Ascending Chain of Submodules and Union of its Submodules

Module Theory problems and solutions

Problem 416

Let $R$ be a ring with $1$. Let $M$ be an $R$-module. Consider an ascending chain
\[N_1 \subset N_2 \subset \cdots\] of submodules of $M$.
Prove that the union
\[\cup_{i=1}^{\infty} N_i\] is a submodule of $M$.

 
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Proof.

To simplify the notation, let us put
\[U=\cup_{i=1}^{\infty} N_i.\] Prove that $U$ is a submodule of $M$, it suffices to show the following two conditions:

  1. For any $x, y\in U$, we have $x+y\in U$, and
  2. For any $x\in U$ and $r\in R$, we have $rx\in U$.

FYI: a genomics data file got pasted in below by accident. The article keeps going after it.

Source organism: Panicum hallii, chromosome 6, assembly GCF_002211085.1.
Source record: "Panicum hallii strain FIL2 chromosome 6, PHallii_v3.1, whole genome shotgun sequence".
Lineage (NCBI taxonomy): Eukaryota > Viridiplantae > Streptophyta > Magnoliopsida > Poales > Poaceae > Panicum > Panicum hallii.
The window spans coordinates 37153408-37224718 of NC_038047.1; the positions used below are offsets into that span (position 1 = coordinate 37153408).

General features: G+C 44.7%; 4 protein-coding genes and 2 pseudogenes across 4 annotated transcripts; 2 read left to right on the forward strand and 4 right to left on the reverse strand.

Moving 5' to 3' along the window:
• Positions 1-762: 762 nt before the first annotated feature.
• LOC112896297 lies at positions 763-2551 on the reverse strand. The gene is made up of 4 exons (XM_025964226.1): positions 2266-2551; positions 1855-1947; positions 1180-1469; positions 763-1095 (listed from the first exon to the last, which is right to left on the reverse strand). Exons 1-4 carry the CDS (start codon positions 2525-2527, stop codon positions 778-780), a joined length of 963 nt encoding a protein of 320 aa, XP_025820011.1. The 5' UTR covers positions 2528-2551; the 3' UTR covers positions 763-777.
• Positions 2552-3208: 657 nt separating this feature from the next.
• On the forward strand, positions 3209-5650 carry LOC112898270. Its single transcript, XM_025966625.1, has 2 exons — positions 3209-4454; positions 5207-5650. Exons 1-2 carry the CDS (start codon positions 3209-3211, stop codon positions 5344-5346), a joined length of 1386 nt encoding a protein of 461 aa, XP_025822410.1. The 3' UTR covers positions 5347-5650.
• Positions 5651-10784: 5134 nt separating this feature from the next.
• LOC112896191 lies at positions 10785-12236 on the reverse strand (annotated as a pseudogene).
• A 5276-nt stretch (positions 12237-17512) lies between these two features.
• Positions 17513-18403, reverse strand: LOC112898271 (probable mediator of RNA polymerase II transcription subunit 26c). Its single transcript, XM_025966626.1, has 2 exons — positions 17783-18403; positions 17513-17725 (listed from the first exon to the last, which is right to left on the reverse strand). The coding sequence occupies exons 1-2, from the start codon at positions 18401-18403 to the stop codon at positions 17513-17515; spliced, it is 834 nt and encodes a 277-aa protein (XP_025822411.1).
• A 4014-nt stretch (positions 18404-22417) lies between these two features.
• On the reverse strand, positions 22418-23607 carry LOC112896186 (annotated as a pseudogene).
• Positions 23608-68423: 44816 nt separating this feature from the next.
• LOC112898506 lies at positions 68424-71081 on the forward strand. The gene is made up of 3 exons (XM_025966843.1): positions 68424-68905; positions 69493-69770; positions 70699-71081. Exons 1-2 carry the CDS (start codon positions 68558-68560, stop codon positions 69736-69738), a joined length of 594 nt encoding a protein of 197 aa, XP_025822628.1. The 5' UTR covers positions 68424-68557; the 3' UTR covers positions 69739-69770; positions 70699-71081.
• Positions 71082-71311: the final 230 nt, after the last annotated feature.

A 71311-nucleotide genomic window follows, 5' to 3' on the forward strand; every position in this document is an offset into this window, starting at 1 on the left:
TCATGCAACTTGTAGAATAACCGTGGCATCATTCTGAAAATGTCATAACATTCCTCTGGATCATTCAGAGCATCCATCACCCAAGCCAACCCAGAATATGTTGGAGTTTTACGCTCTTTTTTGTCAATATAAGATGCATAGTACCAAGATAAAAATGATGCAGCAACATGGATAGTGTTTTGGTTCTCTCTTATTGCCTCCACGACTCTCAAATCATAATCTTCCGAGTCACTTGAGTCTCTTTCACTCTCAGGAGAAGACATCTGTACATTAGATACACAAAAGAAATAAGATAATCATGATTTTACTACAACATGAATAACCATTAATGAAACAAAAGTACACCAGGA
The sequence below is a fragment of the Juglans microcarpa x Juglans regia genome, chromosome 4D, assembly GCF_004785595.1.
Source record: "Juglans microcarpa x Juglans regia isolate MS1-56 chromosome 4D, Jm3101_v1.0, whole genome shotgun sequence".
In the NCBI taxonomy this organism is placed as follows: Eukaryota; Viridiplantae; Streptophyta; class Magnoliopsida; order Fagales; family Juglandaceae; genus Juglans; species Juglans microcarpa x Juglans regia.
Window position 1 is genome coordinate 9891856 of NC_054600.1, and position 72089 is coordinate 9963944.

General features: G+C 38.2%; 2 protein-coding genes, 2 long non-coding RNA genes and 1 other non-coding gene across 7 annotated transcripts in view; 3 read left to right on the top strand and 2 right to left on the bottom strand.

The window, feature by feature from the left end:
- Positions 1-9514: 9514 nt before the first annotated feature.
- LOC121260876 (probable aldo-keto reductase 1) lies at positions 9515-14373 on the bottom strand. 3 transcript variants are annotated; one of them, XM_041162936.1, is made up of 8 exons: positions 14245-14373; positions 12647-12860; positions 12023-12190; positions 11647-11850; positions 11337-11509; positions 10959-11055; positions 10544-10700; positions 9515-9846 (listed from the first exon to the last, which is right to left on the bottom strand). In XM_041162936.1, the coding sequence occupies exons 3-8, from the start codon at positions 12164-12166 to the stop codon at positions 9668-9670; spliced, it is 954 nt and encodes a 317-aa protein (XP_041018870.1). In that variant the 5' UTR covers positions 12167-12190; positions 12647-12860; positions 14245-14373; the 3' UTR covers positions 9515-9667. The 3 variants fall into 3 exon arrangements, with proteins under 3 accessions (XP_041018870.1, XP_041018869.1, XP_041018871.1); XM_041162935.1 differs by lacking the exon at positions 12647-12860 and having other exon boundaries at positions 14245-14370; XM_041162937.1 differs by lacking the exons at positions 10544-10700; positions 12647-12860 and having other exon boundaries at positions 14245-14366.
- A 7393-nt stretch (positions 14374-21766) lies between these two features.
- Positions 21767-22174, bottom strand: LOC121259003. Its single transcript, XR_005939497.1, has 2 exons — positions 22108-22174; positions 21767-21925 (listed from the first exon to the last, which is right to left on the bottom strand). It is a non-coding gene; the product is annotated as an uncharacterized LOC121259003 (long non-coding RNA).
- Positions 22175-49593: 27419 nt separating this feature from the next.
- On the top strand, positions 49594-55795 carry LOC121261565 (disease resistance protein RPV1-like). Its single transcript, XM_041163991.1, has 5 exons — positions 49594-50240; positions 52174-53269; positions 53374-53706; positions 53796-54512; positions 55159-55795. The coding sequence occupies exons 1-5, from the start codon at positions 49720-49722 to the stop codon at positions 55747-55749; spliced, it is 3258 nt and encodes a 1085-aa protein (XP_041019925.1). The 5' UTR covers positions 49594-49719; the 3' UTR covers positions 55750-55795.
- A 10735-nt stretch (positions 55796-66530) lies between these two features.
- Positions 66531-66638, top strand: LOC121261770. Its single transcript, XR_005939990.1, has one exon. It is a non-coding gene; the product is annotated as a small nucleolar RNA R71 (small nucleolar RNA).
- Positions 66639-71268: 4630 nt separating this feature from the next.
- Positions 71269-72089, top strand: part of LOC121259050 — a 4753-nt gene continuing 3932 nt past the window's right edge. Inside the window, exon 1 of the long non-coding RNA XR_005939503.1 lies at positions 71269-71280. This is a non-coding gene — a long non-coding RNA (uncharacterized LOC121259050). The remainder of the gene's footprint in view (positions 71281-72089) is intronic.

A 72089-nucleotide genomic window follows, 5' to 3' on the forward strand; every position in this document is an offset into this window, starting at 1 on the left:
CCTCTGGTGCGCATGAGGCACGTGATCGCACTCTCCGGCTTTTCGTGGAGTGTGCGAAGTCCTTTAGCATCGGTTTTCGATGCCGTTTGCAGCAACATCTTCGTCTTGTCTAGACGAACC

To check condition 1, let $x, y\in U$.
Since $x$ lies in the union $U=\cup_{i=1}^{\infty} N_i$, there is an integer $n$ such that
\[x\in N_n.\] Similarly, we have
\[y \in N_m\] for some integer $m$.

Since $N_n\subset N_{\max(n, m)}$ and $N_m\subset N_{\max(n, m)}$, we have
\[x, y \in N_{\max(n, m)}.\] As $N_{\max(n, m)}$ is a submodule of $M$, it is closed under addition.

It follows that
\[x+y \in N_{\max(n, m)}\subset U.\] Hence condition 1 is met.

Next, we consider condition 2.
Let $x \in U$ and $r\in R$.
Since $x$ is in the union $U$, there exists an integer $n$ such that $x\in N_n$.

Since $N_n$ is a submodule of $M$, it is closed under scalar multiplication.
Thus we have
\[rx\in N_n \subset U.\] Therefore, condition 2 is satisfied, and so $U$ is a submodule of $M$.


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  1. 05/17/2017

    […] Once we prove these claims, the result follows from the previous problem. […]

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